October 5, 2000

Bombastic Billy

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Say what you will about the Smashing Pumpkins, but no one could ever call them predictable. Take their latest CD, for example. Angered by Virgin Records’ refusal to put out a hefty compilation of leftovers from the Machina sessions, Pumpkins frontman Billy Corgan has decided to bypass the record label.

The result is Machina II, a 5-record box set with a vinyl pressing of only 25 copies, distributed to members of online fan clubs and friends of the band, with explicit instructions to disseminate the music freely online. Thus, the only place this CD is available is over the Internet, via sites like Napster.

The album itself is an audacious, sprawling work that has a very similar overall feel to its predecessor. “Slow Down” opens the set with a heavy roar, punctuated by Jimmy Chamberlain’s energetic drumming. “Vanity,” “Saturnine,” and the James Brown cover “Soul Power” are also powerful hard rockers, none of which would have seemed out of place on the first Machina.

In fact, there are some tracks here, including the glam-rock epic “Lucky 13” and the grungy “Dross,” which would have been welcome replacements for some of the filler on Machina.

The two different versions of “If There Is A God” present a good contrast to each other. The first is a delicate piano-only ballad, while the second is a shimmering, lush pop tune. This song also contains the best Pumpkins lyrics ever, transcending their usual mystical nonsense: “If there is a God/ I know he likes to rock/ He likes his loud guitars.”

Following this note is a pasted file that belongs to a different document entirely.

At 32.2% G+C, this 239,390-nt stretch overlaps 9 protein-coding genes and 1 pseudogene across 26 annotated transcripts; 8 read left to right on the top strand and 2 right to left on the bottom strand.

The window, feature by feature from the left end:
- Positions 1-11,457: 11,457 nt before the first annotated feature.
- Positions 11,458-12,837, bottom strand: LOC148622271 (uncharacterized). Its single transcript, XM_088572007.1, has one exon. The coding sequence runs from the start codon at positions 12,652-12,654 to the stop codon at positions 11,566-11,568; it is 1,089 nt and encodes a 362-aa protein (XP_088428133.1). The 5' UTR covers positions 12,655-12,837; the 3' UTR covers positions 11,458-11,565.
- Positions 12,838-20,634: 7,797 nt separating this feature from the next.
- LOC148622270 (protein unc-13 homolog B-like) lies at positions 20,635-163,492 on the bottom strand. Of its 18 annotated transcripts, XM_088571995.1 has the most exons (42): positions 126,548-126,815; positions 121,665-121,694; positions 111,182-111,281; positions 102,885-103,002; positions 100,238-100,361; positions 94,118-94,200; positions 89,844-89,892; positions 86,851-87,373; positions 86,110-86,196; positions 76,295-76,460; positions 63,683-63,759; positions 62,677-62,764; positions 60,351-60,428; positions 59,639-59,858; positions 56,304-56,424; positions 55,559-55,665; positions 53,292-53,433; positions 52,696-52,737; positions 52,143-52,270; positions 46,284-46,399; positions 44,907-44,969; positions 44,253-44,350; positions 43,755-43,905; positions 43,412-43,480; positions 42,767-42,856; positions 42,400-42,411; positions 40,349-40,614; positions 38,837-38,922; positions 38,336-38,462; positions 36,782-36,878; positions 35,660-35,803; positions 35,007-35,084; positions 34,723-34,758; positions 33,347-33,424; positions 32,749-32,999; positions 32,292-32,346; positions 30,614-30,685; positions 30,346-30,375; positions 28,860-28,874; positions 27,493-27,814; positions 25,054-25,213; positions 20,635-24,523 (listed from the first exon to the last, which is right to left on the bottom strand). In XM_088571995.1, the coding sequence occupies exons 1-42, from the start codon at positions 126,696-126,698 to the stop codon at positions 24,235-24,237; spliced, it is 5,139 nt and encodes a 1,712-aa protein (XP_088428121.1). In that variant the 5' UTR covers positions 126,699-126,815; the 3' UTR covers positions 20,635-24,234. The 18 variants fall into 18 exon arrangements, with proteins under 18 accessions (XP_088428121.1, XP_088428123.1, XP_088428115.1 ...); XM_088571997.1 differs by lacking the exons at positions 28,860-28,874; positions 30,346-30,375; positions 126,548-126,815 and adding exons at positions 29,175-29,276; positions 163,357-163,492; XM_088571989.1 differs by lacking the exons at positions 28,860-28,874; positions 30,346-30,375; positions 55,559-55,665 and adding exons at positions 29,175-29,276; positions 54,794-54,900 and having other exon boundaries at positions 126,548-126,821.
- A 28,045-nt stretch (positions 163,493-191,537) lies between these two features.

However, this album is plagued by the same general problem that has marred every Pumpkins release after the near-perfect Siamese Dream: it’s too long.

It’s clear that a lot of these tracks — including the sloppy remake of “Heavy Metal Machine” — are just leftovers and outtakes, but if that’s the case, the Pumpkins shouldn’t have released them at all. The band has always shown a disturbing tendency to release anything they might have lying around the studio, rather than doing some judicious editing to craft a more succinct and powerful statement.

However, in all fairness, that’s not really the point of this release. This is apparently meant to be the final release from a band that has a more devoted and fanatical fanbase than any other in recent memory. Pumpkins fans will certainly want to scoop up every loose track Billy deigns to put out, before the band disappears for good. Say what you will, but nobody can cause a fuss quite like the Pumpkins.

Really, though, should we have expected these masters of the melodramatic to simply bow out quietly?

Archived article by Ed Howard